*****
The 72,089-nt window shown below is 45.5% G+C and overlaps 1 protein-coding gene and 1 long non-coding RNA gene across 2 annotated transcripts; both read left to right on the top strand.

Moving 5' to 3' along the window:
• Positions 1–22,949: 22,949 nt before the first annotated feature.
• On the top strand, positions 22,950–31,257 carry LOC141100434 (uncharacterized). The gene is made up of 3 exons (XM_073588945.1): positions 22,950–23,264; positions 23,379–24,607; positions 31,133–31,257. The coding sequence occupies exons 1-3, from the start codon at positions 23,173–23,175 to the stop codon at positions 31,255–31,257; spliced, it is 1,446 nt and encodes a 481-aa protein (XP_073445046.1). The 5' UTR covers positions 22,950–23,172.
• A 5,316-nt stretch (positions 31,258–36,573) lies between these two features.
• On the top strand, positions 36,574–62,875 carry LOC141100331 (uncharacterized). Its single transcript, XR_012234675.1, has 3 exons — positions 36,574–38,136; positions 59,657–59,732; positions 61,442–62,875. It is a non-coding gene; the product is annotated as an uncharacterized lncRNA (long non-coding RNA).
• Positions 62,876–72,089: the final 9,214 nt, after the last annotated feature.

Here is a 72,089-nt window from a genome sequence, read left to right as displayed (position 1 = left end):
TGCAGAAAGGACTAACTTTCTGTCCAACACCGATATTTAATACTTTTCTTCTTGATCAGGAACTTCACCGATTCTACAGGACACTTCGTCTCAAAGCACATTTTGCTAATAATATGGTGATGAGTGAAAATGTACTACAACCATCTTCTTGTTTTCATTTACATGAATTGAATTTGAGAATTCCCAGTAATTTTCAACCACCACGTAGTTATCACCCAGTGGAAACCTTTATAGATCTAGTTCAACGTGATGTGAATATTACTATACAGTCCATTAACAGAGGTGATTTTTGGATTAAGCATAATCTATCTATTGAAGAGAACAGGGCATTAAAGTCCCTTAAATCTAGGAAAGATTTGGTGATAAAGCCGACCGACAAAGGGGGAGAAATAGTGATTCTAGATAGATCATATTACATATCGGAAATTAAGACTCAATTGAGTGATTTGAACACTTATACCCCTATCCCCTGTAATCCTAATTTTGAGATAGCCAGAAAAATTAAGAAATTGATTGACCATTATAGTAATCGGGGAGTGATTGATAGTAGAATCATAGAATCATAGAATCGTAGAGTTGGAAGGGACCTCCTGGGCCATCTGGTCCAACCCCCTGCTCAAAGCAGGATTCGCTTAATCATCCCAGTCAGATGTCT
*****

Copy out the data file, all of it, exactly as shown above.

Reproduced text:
The 72,089-nt window shown below is 45.5% G+C and overlaps 1 protein-coding gene and 1 long non-coding RNA gene across 2 annotated transcripts; both read left to right on the top strand.

Moving 5' to 3' along the window:
• Positions 1–22,949: 22,949 nt before the first annotated feature.
• On the top strand, positions 22,950–31,257 carry LOC141100434 (uncharacterized). The gene is made up of 3 exons (XM_073588945.1): positions 22,950–23,264; positions 23,379–24,607; positions 31,133–31,257. The coding sequence occupies exons 1-3, from the start codon at positions 23,173–23,175 to the stop codon at positions 31,255–31,257; spliced, it is 1,446 nt and encodes a 481-aa protein (XP_073445046.1). The 5' UTR covers positions 22,950–23,172.
• A 5,316-nt stretch (positions 31,258–36,573) lies between these two features.
• On the top strand, positions 36,574–62,875 carry LOC141100331 (uncharacterized). Its single transcript, XR_012234675.1, has 3 exons — positions 36,574–38,136; positions 59,657–59,732; positions 61,442–62,875. It is a non-coding gene; the product is annotated as an uncharacterized lncRNA (long non-coding RNA).
• Positions 62,876–72,089: the final 9,214 nt, after the last annotated feature.

Here is a 72,089-nt window from a genome sequence, read left to right as displayed (position 1 = left end):
TGCAGAAAGGACTAACTTTCTGTCCAACACCGATATTTAATACTTTTCTTCTTGATCAGGAACTTCACCGATTCTACAGGACACTTCGTCTCAAAGCACATTTTGCTAATAATATGGTGATGAGTGAAAATGTACTACAACCATCTTCTTGTTTTCATTTACATGAATTGAATTTGAGAATTCCCAGTAATTTTCAACCACCACGTAGTTATCACCCAGTGGAAACCTTTATAGATCTAGTTCAACGTGATGTGAATATTACTATACAGTCCATTAACAGAGGTGATTTTTGGATTAAGCATAATCTATCTATTGAAGAGAACAGGGCATTAAAGTCCCTTAAATCTAGGAAAGATTTGGTGATAAAGCCGACCGACAAAGGGGGAGAAATAGTGATTCTAGATAGATCATATTACATATCGGAAATTAAGACTCAATTGAGTGATTTGAACACTTATACCCCTATCCCCTGTAATCCTAATTTTGAGATAGCCAGAAAAATTAAGAAATTGATTGACCATTATAGTAATCGGGGAGTGATTGATAGTAGAATCATAGAATCATAGAATCGTAGAGTTGGAAGGGACCTCCTGGGCCATCTGGTCCAACCCCCTGCTCAAAGCAGGATTCGCTTAATCATCCCAGTCAGATGTCT